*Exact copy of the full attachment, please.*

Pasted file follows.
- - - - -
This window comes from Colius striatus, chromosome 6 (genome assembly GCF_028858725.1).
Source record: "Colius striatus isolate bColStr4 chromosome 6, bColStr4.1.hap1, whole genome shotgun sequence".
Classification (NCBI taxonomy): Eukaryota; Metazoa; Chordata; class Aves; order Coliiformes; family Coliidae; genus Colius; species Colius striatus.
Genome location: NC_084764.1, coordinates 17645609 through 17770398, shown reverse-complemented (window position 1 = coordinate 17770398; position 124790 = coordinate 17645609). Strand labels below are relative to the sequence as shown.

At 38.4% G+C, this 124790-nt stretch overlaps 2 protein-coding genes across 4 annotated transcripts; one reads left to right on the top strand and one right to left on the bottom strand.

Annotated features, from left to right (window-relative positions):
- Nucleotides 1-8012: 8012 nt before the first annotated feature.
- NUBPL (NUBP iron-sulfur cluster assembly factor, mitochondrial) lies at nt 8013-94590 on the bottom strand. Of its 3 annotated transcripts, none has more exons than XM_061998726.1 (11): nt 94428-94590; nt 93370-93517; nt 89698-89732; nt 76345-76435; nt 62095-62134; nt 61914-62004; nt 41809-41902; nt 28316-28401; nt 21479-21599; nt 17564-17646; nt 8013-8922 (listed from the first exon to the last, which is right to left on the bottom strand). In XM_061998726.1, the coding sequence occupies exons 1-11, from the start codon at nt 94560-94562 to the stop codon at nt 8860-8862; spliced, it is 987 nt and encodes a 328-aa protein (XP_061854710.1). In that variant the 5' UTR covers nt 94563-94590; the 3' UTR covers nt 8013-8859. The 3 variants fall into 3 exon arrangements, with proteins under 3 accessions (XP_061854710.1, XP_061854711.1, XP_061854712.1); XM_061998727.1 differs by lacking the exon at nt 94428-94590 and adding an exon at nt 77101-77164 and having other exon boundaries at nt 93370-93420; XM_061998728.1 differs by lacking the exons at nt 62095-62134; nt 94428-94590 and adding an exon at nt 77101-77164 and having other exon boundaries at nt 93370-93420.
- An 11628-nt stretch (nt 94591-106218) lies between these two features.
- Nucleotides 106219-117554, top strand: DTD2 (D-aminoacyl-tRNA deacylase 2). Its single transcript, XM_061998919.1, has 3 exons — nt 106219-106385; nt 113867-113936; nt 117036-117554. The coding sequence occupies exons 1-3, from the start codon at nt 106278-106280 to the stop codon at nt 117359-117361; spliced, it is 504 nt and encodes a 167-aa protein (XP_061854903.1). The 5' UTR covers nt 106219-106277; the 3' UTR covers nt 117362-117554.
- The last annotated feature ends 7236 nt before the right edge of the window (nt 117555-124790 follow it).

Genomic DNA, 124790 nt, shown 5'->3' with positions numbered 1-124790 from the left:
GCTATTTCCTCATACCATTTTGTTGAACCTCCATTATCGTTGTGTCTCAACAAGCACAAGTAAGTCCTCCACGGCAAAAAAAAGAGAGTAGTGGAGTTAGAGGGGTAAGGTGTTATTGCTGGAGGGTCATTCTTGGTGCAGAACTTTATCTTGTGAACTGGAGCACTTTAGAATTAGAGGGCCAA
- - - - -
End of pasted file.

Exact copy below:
This window comes from Colius striatus, chromosome 6 (genome assembly GCF_028858725.1).
Source record: "Colius striatus isolate bColStr4 chromosome 6, bColStr4.1.hap1, whole genome shotgun sequence".
Classification (NCBI taxonomy): Eukaryota; Metazoa; Chordata; class Aves; order Coliiformes; family Coliidae; genus Colius; species Colius striatus.
Genome location: NC_084764.1, coordinates 17645609 through 17770398, shown reverse-complemented (window position 1 = coordinate 17770398; position 124790 = coordinate 17645609). Strand labels below are relative to the sequence as shown.

At 38.4% G+C, this 124790-nt stretch overlaps 2 protein-coding genes across 4 annotated transcripts; one reads left to right on the top strand and one right to left on the bottom strand.

Annotated features, from left to right (window-relative positions):
- Nucleotides 1-8012: 8012 nt before the first annotated feature.
- NUBPL (NUBP iron-sulfur cluster assembly factor, mitochondrial) lies at nt 8013-94590 on the bottom strand. Of its 3 annotated transcripts, none has more exons than XM_061998726.1 (11): nt 94428-94590; nt 93370-93517; nt 89698-89732; nt 76345-76435; nt 62095-62134; nt 61914-62004; nt 41809-41902; nt 28316-28401; nt 21479-21599; nt 17564-17646; nt 8013-8922 (listed from the first exon to the last, which is right to left on the bottom strand). In XM_061998726.1, the coding sequence occupies exons 1-11, from the start codon at nt 94560-94562 to the stop codon at nt 8860-8862; spliced, it is 987 nt and encodes a 328-aa protein (XP_061854710.1). In that variant the 5' UTR covers nt 94563-94590; the 3' UTR covers nt 8013-8859. The 3 variants fall into 3 exon arrangements, with proteins under 3 accessions (XP_061854710.1, XP_061854711.1, XP_061854712.1); XM_061998727.1 differs by lacking the exon at nt 94428-94590 and adding an exon at nt 77101-77164 and having other exon boundaries at nt 93370-93420; XM_061998728.1 differs by lacking the exons at nt 62095-62134; nt 94428-94590 and adding an exon at nt 77101-77164 and having other exon boundaries at nt 93370-93420.
- An 11628-nt stretch (nt 94591-106218) lies between these two features.
- Nucleotides 106219-117554, top strand: DTD2 (D-aminoacyl-tRNA deacylase 2). Its single transcript, XM_061998919.1, has 3 exons — nt 106219-106385; nt 113867-113936; nt 117036-117554. The coding sequence occupies exons 1-3, from the start codon at nt 106278-106280 to the stop codon at nt 117359-117361; spliced, it is 504 nt and encodes a 167-aa protein (XP_061854903.1). The 5' UTR covers nt 106219-106277; the 3' UTR covers nt 117362-117554.
- The last annotated feature ends 7236 nt before the right edge of the window (nt 117555-124790 follow it).

Genomic DNA, 124790 nt, shown 5'->3' with positions numbered 1-124790 from the left:
GCTATTTCCTCATACCATTTTGTTGAACCTCCATTATCGTTGTGTCTCAACAAGCACAAGTAAGTCCTCCACGGCAAAAAAAAGAGAGTAGTGGAGTTAGAGGGGTAAGGTGTTATTGCTGGAGGGTCATTCTTGGTGCAGAACTTTATCTTGTGAACTGGAGCACTTTAGAATTAGAGGGCCAA